The Scriptorium

A Song for the Ages

God's gift and witness to His people. Deuteronomy 31.19-23

Next Stage in God’s Covenant: Deuteronomy 30, 31 (5)

Opening Prayer: Psalm 102.1-4
Hear my prayer, O LORD,
And let my cry come to You.
Do not hide Your face from me in the day of my trouble;
Incline Your ear to me;
In the day that I call, answer me speedily.
For my days are consumed like smoke,
And my bones are burned like a hearth.
My heart is stricken and withered like grass,
So that I forget to eat my bread.

Psalm 102.1-4
(Leominster: Not What My Hands Have Done)
Lord, hear my prayer and cry; hide not Your face from me!
In my distress and tears I sigh – Lord, hear my earnest plea!
My days like smoke blow past; my bones are scorched with sin.
My heart, like wilted, withered grass bends low to earth again.

Today’s Text: Read Deuteronomy 31.19-23

1. What was the purpose of this song?

2. What were the people supposed to do with this song?

Why a song? The obvious reason is that it would remind the people, in their times of wandering from the Lord, that they needed to confess their sins and return to Him. God knew His people were not going to keep covenant with Him. But He was not content to leave it at that. He wanted a song to be in their hearts and on their lips, a tune they would remember and sing to call themselves back into fellowship with the Lord.

Moses was to teach the song to this generation and to command them to teach it to their children (v. 19). This was a kind of national anthem for the people of Israel; it was to be remembered and sung in every generation. It was to be there, ready and available, whenever the people needed it to call them to repent and return to the Lord.

Songs have power to rally people to unity, remind them of their heritage and mission, and move them to action. This must have been a deeply emotional song, given its subject matter. Its main purpose was to indict, convict, and call to remembrance the promises of God. This song – which we will consider in chapter 32 – is so important, that it’s still sung by the servants of God in heaven to this day (Rev. 15.1-3).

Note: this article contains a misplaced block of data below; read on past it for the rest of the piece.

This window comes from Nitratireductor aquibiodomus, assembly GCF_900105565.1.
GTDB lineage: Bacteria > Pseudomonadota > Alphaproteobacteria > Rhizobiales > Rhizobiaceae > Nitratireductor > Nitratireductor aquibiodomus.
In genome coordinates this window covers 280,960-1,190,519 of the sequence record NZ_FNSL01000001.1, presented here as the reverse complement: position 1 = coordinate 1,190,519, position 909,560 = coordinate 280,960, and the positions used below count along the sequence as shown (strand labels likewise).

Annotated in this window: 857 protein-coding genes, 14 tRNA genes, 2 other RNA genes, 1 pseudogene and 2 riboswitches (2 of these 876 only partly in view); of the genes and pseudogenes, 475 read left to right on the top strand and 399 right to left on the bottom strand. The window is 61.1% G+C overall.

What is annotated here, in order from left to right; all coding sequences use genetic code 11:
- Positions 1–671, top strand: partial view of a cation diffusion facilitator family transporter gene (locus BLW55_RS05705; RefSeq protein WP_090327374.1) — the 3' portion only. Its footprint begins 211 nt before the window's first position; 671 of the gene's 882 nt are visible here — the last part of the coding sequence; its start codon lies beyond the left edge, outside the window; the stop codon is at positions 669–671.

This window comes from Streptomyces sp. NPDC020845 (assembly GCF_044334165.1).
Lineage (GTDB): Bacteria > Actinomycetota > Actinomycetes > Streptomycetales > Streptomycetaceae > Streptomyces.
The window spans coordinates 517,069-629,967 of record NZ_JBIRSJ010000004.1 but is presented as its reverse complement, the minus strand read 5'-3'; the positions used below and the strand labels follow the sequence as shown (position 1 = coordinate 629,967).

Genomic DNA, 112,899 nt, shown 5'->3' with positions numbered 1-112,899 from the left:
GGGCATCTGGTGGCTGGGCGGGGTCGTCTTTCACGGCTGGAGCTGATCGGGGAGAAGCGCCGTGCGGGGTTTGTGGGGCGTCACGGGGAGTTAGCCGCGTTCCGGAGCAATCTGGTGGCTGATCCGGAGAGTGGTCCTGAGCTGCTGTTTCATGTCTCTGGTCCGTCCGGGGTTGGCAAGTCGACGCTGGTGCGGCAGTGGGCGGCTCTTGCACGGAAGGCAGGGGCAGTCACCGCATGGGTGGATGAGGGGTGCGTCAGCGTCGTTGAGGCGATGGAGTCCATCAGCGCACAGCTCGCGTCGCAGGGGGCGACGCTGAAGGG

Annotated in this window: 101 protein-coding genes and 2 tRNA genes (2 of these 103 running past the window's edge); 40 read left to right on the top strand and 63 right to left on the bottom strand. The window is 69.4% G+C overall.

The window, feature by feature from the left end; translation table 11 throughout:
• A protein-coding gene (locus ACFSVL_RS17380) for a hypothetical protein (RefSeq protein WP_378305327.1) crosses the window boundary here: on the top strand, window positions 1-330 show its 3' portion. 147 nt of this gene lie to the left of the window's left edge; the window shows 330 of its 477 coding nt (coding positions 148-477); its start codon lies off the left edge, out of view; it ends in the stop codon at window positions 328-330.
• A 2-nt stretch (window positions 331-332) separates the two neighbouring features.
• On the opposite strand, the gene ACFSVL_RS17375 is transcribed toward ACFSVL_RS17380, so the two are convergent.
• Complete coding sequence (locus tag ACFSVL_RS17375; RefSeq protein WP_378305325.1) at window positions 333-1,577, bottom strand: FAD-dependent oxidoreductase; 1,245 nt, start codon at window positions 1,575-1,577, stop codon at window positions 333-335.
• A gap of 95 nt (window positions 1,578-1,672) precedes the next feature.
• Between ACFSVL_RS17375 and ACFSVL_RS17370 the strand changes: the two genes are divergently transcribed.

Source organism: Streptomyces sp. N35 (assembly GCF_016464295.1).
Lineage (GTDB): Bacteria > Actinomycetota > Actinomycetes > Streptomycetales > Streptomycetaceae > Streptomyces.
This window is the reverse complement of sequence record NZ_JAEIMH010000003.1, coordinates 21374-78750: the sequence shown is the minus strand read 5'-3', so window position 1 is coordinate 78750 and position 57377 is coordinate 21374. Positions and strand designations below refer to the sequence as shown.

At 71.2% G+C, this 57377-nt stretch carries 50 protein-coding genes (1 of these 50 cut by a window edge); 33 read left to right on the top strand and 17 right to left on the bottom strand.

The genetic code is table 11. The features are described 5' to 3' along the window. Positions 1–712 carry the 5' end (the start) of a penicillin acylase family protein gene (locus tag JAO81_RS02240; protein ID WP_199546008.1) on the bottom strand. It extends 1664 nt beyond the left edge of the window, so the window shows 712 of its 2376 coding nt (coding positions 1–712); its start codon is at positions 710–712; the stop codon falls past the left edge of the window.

Moses wrote the song and taught it to the people. Then he inaugurated Joshua and strictly charged him to bring the people into the land of promise. Everything was just about ready now for the great adventure of conquest to begin.

Treasure Old and New: Matthew 13.52; Psalm 119.162
“Now therefore, write down this song for yourselves.” That seems nice enough. Okay. A Song. Sounds good. “…and teach it to the children…put it in their mouths…” Can do. That will be fun. We’ll listen to it and sing it as a family. “…that this song may be a witness for Me against the children.” Oh. Wait. This is not a little Christian ditty like “Jesus wants me for a sunbeam”? “Then it shall be, when many evils and troubles have come upon them, that this song will testify against them as a witness; for it will not be forgotten… for I know the inclination of their behavior today, even before I have brought them to the land of which I swore to give them.” So being a Christian is not really about fun and games and I’m happier than you? And our church is having more fun than yours? You mean, this is serious business? Yes indeed. “Be strong and of good courage.” Take heart. God’s Word will not return void (Is. 55.11). Make the effort. Teach the song. “…be steadfast, immovable, always abounding in the work of the Lord, knowing that your labor is not in vain in the Lord” (1 Cor. 15.58). It is a song for the ages. Sing and teach it with gusto!